Minasian v. IDS Prop. Cas. Ins. Co. and State Farm Fire & Cas. Co.
(SDNY, decided 12/9/2015)
Plaintiffs Nikolai Minasian and Harutyun Minasian, son and father, respectively, made claims to the defendant insurers for the reported theft on January 1, 2014 of approximately $190,000 in jewelry and $1,150 in cash from their apartment. Plaintiffs' claims for their cash and "rather remarkably similar" (the court's words, not mine) two watches, two bracelets and two rings were to their two renters insurers: IDS Property Casualty Company under a tenants policy that incepted on September 23, 2013; and State Farm Fire & Casualty Company under a renters policy and a personal articles policy (PAP) that both incepted on October 23. 2013.
The facts of the reported loss and claim are worth reading for anyone who investigates theft claims Although plaintiffs reported the purported theft to local police within 15 minutes of allegedly discovering it, it took them 86 days to report the burglary and alleged theft to IDS and State Farm. Why? They wanted to see whether the police would recover the items. They were unsophisticated and had no prior experience with reading or understanding insurance policy conditions. They did not have counsel at the initial claim stage. Harutyun didn't read or write English. Besides, State Farm wasn't prejudiced by the delayed loss notice, and it's PAP's notice condition was ambiguous. Such were the plaintiffs' excuses for their late notice.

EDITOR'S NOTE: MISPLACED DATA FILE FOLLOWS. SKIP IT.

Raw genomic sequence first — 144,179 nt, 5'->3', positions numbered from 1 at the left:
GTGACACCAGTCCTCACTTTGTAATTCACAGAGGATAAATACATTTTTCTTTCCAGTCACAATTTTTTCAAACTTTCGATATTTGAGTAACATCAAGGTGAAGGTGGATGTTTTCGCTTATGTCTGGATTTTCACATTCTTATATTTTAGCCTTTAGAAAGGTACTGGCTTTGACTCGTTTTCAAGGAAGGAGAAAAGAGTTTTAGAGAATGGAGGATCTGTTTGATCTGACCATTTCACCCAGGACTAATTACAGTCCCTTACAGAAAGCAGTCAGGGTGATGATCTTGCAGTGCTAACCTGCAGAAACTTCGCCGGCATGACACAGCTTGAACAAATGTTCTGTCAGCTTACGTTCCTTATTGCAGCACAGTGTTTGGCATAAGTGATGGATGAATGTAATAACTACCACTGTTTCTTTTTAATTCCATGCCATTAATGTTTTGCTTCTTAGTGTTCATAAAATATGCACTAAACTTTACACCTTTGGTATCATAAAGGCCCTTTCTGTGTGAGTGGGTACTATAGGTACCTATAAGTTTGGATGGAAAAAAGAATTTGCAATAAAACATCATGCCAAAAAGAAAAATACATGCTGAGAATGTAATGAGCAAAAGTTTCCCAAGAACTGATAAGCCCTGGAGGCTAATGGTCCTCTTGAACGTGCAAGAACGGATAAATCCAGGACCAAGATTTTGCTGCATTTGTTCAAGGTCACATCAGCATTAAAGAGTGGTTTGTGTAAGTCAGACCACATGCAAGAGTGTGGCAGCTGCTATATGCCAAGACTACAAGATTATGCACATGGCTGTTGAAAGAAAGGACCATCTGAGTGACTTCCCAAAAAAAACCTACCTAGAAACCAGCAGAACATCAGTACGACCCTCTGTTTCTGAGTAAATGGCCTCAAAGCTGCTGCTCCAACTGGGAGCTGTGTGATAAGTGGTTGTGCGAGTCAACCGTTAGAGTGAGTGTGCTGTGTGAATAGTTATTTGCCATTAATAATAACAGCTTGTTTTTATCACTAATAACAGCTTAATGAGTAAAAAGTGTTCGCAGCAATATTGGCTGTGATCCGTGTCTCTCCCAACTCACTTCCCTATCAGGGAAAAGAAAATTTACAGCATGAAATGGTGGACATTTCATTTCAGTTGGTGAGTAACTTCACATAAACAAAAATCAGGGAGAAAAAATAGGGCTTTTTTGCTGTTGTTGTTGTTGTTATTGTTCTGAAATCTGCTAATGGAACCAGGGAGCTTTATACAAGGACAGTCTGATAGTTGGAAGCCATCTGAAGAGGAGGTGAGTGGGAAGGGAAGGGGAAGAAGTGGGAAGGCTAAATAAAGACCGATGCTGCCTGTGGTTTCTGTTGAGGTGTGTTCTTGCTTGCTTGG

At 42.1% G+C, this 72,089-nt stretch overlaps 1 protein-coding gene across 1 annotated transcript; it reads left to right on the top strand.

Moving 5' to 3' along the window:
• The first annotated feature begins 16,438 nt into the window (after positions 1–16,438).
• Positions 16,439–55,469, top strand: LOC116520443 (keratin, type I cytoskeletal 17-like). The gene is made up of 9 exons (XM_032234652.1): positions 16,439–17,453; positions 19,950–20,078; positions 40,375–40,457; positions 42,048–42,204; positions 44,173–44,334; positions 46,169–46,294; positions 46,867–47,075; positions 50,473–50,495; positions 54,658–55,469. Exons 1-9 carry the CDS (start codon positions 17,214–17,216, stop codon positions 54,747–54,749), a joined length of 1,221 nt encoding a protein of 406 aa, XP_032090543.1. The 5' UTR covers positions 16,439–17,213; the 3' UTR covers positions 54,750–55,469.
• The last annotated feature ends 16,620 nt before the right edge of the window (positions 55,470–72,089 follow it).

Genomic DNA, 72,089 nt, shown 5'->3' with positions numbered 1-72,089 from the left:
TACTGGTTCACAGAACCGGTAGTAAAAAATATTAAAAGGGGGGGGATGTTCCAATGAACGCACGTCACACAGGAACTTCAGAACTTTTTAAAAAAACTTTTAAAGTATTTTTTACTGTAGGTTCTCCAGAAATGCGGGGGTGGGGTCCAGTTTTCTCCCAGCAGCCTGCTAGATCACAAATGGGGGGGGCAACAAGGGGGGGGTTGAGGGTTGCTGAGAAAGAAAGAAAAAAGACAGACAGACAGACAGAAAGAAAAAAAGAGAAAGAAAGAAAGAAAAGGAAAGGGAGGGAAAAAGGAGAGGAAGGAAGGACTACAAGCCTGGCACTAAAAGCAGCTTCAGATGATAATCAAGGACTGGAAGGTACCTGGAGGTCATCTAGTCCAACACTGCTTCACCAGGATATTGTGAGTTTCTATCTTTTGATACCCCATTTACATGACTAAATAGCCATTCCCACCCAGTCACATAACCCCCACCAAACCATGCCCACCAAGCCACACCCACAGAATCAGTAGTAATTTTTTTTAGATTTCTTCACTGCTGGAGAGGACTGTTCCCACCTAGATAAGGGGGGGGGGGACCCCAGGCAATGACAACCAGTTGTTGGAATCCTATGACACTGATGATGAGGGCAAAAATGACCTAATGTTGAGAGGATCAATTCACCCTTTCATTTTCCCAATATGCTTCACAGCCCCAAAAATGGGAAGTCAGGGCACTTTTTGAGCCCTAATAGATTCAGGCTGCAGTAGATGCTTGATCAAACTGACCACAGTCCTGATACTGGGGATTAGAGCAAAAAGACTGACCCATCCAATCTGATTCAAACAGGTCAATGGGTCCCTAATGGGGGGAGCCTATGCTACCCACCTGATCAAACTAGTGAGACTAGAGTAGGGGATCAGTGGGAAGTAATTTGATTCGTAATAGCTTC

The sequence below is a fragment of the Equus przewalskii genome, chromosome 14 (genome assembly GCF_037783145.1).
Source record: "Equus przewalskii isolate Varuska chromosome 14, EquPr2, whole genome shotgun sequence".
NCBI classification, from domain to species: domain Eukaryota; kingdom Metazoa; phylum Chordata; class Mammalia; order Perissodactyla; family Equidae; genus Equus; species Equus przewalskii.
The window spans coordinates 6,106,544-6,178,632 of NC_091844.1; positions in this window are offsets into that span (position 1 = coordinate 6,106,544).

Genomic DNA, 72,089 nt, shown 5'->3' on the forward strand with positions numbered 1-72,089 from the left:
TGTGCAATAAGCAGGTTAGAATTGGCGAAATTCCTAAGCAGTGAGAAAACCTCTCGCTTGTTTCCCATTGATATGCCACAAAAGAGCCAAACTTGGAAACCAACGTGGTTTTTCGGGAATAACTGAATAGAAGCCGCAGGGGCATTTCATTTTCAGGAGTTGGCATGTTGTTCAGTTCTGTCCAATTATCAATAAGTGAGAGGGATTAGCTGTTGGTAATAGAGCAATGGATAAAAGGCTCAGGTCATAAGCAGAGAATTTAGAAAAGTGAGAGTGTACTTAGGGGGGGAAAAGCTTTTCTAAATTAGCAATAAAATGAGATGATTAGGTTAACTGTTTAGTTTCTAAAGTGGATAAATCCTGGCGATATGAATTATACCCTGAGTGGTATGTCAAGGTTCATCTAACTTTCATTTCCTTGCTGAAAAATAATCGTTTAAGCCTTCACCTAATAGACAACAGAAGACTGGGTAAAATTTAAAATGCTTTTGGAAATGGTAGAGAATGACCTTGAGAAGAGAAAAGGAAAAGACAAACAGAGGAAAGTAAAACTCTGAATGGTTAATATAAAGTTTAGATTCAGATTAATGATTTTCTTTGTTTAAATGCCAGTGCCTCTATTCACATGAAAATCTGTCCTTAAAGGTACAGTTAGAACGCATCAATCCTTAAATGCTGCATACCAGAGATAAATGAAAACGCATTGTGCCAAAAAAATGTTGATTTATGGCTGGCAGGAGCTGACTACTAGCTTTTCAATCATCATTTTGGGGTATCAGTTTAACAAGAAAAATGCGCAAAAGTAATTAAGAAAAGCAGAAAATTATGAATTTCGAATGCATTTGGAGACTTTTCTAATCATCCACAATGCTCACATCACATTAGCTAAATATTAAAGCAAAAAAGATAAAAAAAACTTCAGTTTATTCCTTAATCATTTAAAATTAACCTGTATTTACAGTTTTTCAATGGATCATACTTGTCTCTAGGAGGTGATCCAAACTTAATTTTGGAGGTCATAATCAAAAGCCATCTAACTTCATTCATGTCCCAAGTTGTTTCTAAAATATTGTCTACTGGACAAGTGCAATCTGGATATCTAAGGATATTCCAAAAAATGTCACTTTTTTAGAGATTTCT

Both insurers investigated the plaintiffs' claims, and both insurers denied those claims: IDS based on fraud and failure to give timely notice; and State Farm based on plaintiffs' breach of the policies' notice conditions, plaintiffs' intentional concealment and misrepresentation of material facts or circumstances during the presentation of the claim, the absence of an accidental direct physical loss, the theft exclusion and the fact that the loss involved an intentional act.
Plaintiffs sued IDS and State Farm in federal court alleging claims for breach of contract and violations of New York General Business Law § 349 and New York Insurance Law § 2601. Defendants answered the complaint and successfully moved to dismiss the GBL § 349 claims. The insurers then each moved for summary judgment on their late notice defenses.
In GRANTING the insurers' summary judgment motions, District Court Judge Katherine B. Forrest found that the plaintiffs' notice was untimely and their delay was inexcusable as a matter of law. The decision sets forth an excellent digest of salient New York case law regarding late notice of property claims, the court noting:
Th[e cited] decisions reflect the well-supported justification for a duty of timely notice, which is to allow the insurer an opportunity to promptly investigate so that it may protect itself from fraud, take early control of the direction in which a claim might lead, and provide for an adequate reserve fund.As to each of the plaintiffs' excuses for their delayed notice, the court held: